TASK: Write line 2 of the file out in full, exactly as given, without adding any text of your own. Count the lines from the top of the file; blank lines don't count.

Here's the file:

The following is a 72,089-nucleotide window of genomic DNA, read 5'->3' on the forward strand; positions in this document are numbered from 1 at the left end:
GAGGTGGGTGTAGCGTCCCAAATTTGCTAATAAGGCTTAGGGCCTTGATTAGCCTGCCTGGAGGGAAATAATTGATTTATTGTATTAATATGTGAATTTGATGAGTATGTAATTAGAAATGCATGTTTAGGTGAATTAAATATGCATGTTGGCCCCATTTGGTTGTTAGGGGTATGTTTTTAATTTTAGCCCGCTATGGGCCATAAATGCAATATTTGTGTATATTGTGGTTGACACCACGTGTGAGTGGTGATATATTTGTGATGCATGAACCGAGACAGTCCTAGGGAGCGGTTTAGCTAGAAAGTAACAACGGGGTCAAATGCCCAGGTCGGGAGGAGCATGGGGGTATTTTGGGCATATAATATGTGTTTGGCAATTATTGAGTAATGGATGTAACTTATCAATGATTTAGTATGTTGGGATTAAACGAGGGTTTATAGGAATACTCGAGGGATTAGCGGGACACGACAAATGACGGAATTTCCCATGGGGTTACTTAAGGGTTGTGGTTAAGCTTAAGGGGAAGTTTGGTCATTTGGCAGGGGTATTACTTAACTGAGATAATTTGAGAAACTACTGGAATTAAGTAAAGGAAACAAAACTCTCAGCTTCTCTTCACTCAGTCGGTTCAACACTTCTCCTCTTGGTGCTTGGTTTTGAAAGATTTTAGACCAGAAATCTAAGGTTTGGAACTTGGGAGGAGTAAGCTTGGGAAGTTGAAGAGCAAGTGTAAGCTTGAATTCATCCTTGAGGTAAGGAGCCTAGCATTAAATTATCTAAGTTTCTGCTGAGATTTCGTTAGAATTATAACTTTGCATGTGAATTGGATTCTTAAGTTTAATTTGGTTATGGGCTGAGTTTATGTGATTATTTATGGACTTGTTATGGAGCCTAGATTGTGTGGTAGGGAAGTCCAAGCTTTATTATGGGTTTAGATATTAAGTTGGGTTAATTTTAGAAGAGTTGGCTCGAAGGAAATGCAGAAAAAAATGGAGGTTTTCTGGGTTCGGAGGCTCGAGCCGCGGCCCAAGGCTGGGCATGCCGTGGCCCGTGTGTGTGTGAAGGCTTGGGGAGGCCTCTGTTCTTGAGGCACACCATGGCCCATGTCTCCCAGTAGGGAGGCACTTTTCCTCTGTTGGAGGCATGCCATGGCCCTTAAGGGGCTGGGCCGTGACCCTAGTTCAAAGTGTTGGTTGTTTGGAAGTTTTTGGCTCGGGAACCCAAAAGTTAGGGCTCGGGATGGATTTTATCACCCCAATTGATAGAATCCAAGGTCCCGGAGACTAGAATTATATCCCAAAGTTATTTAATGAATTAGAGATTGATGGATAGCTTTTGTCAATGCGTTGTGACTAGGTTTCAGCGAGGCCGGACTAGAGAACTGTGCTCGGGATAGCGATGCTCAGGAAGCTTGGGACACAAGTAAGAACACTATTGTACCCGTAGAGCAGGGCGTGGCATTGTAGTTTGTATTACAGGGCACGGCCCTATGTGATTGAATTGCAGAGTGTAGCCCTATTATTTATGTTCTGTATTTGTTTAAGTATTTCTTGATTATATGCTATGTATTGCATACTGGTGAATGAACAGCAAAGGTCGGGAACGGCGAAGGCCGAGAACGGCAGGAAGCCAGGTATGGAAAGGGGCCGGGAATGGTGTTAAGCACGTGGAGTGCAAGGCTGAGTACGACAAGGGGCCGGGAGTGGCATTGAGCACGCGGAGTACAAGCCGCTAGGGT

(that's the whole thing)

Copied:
GAGGTGGGTGTAGCGTCCCAAATTTGCTAATAAGGCTTAGGGCCTTGATTAGCCTGCCTGGAGGGAAATAATTGATTTATTGTATTAATATGTGAATTTGATGAGTATGTAATTAGAAATGCATGTTTAGGTGAATTAAATATGCATGTTGGCCCCATTTGGTTGTTAGGGGTATGTTTTTAATTTTAGCCCGCTATGGGCCATAAATGCAATATTTGTGTATATTGTGGTTGACACCACGTGTGAGTGGTGATATATTTGTGATGCATGAACCGAGACAGTCCTAGGGAGCGGTTTAGCTAGAAAGTAACAACGGGGTCAAATGCCCAGGTCGGGAGGAGCATGGGGGTATTTTGGGCATATAATATGTGTTTGGCAATTATTGAGTAATGGATGTAACTTATCAATGATTTAGTATGTTGGGATTAAACGAGGGTTTATAGGAATACTCGAGGGATTAGCGGGACACGACAAATGACGGAATTTCCCATGGGGTTACTTAAGGGTTGTGGTTAAGCTTAAGGGGAAGTTTGGTCATTTGGCAGGGGTATTACTTAACTGAGATAATTTGAGAAACTACTGGAATTAAGTAAAGGAAACAAAACTCTCAGCTTCTCTTCACTCAGTCGGTTCAACACTTCTCCTCTTGGTGCTTGGTTTTGAAAGATTTTAGACCAGAAATCTAAGGTTTGGAACTTGGGAGGAGTAAGCTTGGGAAGTTGAAGAGCAAGTGTAAGCTTGAATTCATCCTTGAGGTAAGGAGCCTAGCATTAAATTATCTAAGTTTCTGCTGAGATTTCGTTAGAATTATAACTTTGCATGTGAATTGGATTCTTAAGTTTAATTTGGTTATGGGCTGAGTTTATGTGATTATTTATGGACTTGTTATGGAGCCTAGATTGTGTGGTAGGGAAGTCCAAGCTTTATTATGGGTTTAGATATTAAGTTGGGTTAATTTTAGAAGAGTTGGCTCGAAGGAAATGCAGAAAAAAATGGAGGTTTTCTGGGTTCGGAGGCTCGAGCCGCGGCCCAAGGCTGGGCATGCCGTGGCCCGTGTGTGTGTGAAGGCTTGGGGAGGCCTCTGTTCTTGAGGCACACCATGGCCCATGTCTCCCAGTAGGGAGGCACTTTTCCTCTGTTGGAGGCATGCCATGGCCCTTAAGGGGCTGGGCCGTGACCCTAGTTCAAAGTGTTGGTTGTTTGGAAGTTTTTGGCTCGGGAACCCAAAAGTTAGGGCTCGGGATGGATTTTATCACCCCAATTGATAGAATCCAAGGTCCCGGAGACTAGAATTATATCCCAAAGTTATTTAATGAATTAGAGATTGATGGATAGCTTTTGTCAATGCGTTGTGACTAGGTTTCAGCGAGGCCGGACTAGAGAACTGTGCTCGGGATAGCGATGCTCAGGAAGCTTGGGACACAAGTAAGAACACTATTGTACCCGTAGAGCAGGGCGTGGCATTGTAGTTTGTATTACAGGGCACGGCCCTATGTGATTGAATTGCAGAGTGTAGCCCTATTATTTATGTTCTGTATTTGTTTAAGTATTTCTTGATTATATGCTATGTATTGCATACTGGTGAATGAACAGCAAAGGTCGGGAACGGCGAAGGCCGAGAACGGCAGGAAGCCAGGTATGGAAAGGGGCCGGGAATGGTGTTAAGCACGTGGAGTGCAAGGCTGAGTACGACAAGGGGCCGGGAGTGGCATTGAGCACGCGGAGTACAAGCCGCTAGGGT